Cardinal Pell's late night of tough questions
When Vatican treasurer Cardinal George Pell delivered his long-awaited testimony to an Australian government inquiry into child sex abuse, the BBC's Rome correspondent James Reynolds was in the room.
Cardinal George Pell entered the hotel ballroom one minute before the scheduled starting time of 22:00 (21:00 GTM). He walked with a slight stoop to a table set up next to a video screen.
One-hundred-and-fifty people gathered to watch him give evidence. Two Vatican security guards sat discreetly on the aisles near the front.
More than a dozen victims of abuse from Australia were also in the audience. They'd raised the money to fly here to Rome. Some wore red T-shirts printed with the words "No More Silence".
Technicians dimmed one of the room's chandeliers and opened the video link with the Royal Commission in Australia. The opening questions were easy.
"Are you the number three in the Vatican?" the counsel asked.
"I wouldn't say I was," answered the Cardinal dryly. "I'm a senior official."
Twenty minutes into his testimony, George Pell got to his main point. The audience listened closely.
"I am not here to defend the indefensible," he said.
"The church has made enormous mistakes and is working to remedy those. The church has in many places, certainly in Australia, mucked things up, has let people down."
The counsel asked Cardinal Pell in detail about his time as a young priest in eastern Australia in the 1970s.
Some of his fellow clerics from that period have since been found guilty of abusing children. The cardinal denied having any direct knowledge of their crimes.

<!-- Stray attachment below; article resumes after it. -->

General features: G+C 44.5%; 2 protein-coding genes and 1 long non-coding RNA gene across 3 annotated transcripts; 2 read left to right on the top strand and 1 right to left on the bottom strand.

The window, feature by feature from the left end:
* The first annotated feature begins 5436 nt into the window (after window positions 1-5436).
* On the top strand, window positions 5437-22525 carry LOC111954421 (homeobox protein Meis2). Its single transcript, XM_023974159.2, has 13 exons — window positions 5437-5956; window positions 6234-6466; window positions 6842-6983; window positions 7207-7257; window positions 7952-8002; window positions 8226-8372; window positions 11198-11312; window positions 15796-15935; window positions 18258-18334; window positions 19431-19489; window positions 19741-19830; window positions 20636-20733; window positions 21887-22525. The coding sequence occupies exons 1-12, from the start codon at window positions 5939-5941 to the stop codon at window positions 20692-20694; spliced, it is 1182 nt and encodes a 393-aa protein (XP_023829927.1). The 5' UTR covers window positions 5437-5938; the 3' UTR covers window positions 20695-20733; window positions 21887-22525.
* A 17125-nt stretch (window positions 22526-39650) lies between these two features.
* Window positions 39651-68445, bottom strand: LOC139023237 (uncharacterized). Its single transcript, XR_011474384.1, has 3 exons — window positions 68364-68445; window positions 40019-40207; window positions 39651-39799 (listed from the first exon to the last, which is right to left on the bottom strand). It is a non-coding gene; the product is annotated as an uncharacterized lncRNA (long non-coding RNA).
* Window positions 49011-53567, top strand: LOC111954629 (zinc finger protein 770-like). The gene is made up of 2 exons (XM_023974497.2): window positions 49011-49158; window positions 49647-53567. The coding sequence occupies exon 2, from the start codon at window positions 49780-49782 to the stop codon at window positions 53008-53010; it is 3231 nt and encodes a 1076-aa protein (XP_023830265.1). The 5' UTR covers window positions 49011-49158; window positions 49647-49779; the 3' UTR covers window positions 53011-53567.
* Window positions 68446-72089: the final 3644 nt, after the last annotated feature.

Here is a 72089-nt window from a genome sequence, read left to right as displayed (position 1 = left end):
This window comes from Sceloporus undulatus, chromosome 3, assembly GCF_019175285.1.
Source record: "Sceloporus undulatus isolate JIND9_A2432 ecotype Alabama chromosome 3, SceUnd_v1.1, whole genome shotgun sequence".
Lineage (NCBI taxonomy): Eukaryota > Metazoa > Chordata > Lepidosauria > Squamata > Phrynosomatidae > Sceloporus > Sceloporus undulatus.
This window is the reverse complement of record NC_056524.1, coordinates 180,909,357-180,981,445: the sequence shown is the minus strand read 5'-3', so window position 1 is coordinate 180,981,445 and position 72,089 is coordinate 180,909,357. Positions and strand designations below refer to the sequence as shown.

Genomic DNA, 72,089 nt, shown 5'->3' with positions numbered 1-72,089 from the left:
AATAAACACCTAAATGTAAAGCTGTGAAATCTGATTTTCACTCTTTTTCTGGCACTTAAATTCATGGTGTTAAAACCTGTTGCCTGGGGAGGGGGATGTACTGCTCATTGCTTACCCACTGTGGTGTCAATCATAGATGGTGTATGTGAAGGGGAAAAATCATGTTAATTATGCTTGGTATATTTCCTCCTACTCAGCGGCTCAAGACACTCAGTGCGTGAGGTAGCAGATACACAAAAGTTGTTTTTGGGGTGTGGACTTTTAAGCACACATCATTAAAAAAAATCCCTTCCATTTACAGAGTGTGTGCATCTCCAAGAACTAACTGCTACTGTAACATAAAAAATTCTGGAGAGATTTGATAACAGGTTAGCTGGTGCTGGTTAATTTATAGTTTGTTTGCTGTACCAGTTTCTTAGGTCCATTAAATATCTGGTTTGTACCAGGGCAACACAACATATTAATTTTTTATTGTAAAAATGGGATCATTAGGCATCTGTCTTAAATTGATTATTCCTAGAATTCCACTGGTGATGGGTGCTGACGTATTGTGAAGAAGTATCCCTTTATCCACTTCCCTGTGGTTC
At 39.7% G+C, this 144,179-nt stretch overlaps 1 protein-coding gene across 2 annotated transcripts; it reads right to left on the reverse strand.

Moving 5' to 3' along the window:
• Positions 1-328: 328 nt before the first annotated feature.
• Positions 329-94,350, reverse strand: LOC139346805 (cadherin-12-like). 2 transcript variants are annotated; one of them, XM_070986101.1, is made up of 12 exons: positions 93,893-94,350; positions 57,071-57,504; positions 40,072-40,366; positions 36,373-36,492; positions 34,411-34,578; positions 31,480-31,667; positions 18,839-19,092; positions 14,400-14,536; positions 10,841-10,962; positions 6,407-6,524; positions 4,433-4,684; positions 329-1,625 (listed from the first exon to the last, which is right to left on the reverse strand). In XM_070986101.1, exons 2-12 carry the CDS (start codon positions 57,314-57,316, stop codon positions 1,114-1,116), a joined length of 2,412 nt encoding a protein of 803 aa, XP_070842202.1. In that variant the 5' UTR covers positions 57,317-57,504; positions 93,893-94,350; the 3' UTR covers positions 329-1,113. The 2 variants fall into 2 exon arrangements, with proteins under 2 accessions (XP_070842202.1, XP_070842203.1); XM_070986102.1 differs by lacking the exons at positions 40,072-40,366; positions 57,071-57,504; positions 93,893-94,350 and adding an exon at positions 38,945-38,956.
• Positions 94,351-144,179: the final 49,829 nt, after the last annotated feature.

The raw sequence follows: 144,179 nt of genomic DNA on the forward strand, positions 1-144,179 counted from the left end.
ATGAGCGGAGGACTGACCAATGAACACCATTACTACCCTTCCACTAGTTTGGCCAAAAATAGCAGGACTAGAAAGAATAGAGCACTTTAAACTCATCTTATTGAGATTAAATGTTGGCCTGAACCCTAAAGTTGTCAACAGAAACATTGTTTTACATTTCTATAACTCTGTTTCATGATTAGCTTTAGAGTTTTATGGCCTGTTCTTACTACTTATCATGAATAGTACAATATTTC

There were occasional lighter moments.
"You excelled at sport and academically [at school]," the counsel observed.
"I had some capacity in both areas." Cardinal Pell replied.
"I think you're being quite modest," the counsel shot back, to a murmur of laughter from the cardinal's supporters in the ballroom.
He occasionally paused in search of an answer.
"I'm having a senior moment," the 74-year-old confessed as he tried to remember the location of a seminary.
The hearing ended shortly before 0200 local time. In the rain outside the hotel, survivors said they'd been pleased by the cardinal's more conciliatory tone. But they stressed that there was still a long way to go before reaching the truth.
At 0300, the cardinal left the hotel. Australian journalists surrounded his limousine.
"Any message to the victims who've travelled from Australia to be here to see you?" one of them asked.
"I hope we can help them a bit," the cardinal replied.
His car drove away towards the Vatican. The road was empty.